'Moving the Web Summit to Lisbon hasn't hurt, we'll be twice the size we were in… Paddy Cosgrave is in a pretty good mood. After…
Paddy Cosgrave, co-founder of the Web Summit, addresses the crowd at its opening at the RDS
Bono speaking at the Web Summit
Crowds at the Moneyconf tech event in Belfast’s T13
Paddy Cosgrave is in a pretty good mood. After years of trying, he has just got hold of the internet domain websummit.com. And for 1% of the original asking price. “The first time I went for it, the person who had it asked for a million dollars,” said Paddy. “I sent him a picture of Dr Evil with his cat.”
Cosgrave and his Web Summit co-founders shrugged off the ransom demand, defaulting to WebSummit.net, which has become the established internet address for the annual conference.
But he didn’t give up on WebSummit.com. “For a few years, their price stayed at €100,000,” he says. “But there was no way we were going to pay that. Eventually the person started to relent. In the end, we got it down to €10,000. We got an incredible deal.”
Snagging the web domain comes just as Paddy is gearing up to host his first annual Web Summit outside Dublin.
For many Irish people, the Web Summit bowed out of Dublin in high drama last year.
Accusations and counter-accusations flew between the event’s organisers and government officials as to whether the Web Summit was being supported or neglected by Dublin authorities.
Cosgrave said that the Government hadn’t bothered trying to keep the event in Ireland, while Enda Kenny’s ministers said the event had outgrown Dublin.
Aside from the main attraction, Paddy Cosgrave also pulled his Moneyconf event from Belfast after just one year.
It drew thousands of visitors and attendees from more than 40 countries at T13 back in June last year. It was said to be worth £3.5m to Belfast’s economy
Afterwards, event organiser Paddy Cosgrave said it would be returning in 2016. But it was revealed last year that he’s moving the event to Madrid.
“I’m sure we’ll see a number of Irish Government people there. Maybe the Taoiseach. Maybe a minister. There are ministers from just about other major European nation attending.”
So no regrets about how it flared up in the public sphere last November?
“No, I don’t think so. For us, it ended fantastically. The actual attendees were very happy with it.”
Nevertheless, when Paddy announced the Web Summit was to leave Dublin for Lisbon, people queued up to say that the event “wouldn’t work” outside Dublin. There would be no pub crawls, no cheeky Irish wit to charm international tech moguls looking for a ‘fun’ environment in which to do business. “I heard there was going to be a great party,” Tesla founder Elon Musk had said when asked why he came to the Web Summit in 2014.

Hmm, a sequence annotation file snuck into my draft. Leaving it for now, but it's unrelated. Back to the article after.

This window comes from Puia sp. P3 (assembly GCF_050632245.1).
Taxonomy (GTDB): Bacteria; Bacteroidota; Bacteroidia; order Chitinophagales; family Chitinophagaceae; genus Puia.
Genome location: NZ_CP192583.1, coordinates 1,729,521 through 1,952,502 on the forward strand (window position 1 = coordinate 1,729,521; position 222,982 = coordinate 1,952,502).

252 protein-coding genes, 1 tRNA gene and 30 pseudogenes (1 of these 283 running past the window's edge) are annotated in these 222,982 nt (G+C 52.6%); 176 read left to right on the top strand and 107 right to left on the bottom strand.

So why would Elon go now?
As it turns out, predictions about Dublin’s unique selling points over Lisbon (or anywhere else) have been tempered a little.
According to Cosgrave, there are already 36,500 registered attendees signed up for Lisbon. He says by November, the final number will “be capped” at 50,000.
What’s more, he claims that there are over 1,000 “commercial partners” and exhibitors, including megabucks firms such as KPMG, Accenture, Cisco, McKinsey and BNP Paribas.
Meanwhile, speakers, which can be a barometer of interest in a conference, include the likes of Tinder’s Sean Rad, Renault boss Carlos Ghosn, actor Joseph Gordon-Levitt and a phalanx of senior public policy people such as the president of the UN Assembly and the director of the World Trade Organisation.
“We’re already at about 30% more attendees than last year,” said Paddy. “This year it will be about twice the size of last year.”
But what about the lack of a direct flight from San Francisco to Lisbon? Wouldn’t that hit visitors coming from Silicon Valley?
“Most people who came to Ireland last year came through London anyway. From their point of view, there’s no difference in flying to Lisbon. So it hasn’t impacted them in that regard.”
One irony of the Web Summit’s increasing size is that it may now be more important for Ireland to sell itself there than in previous years back in Dublin. Paddy wouldn’t be drawn on the exact numbers of Irish officials expected to attend.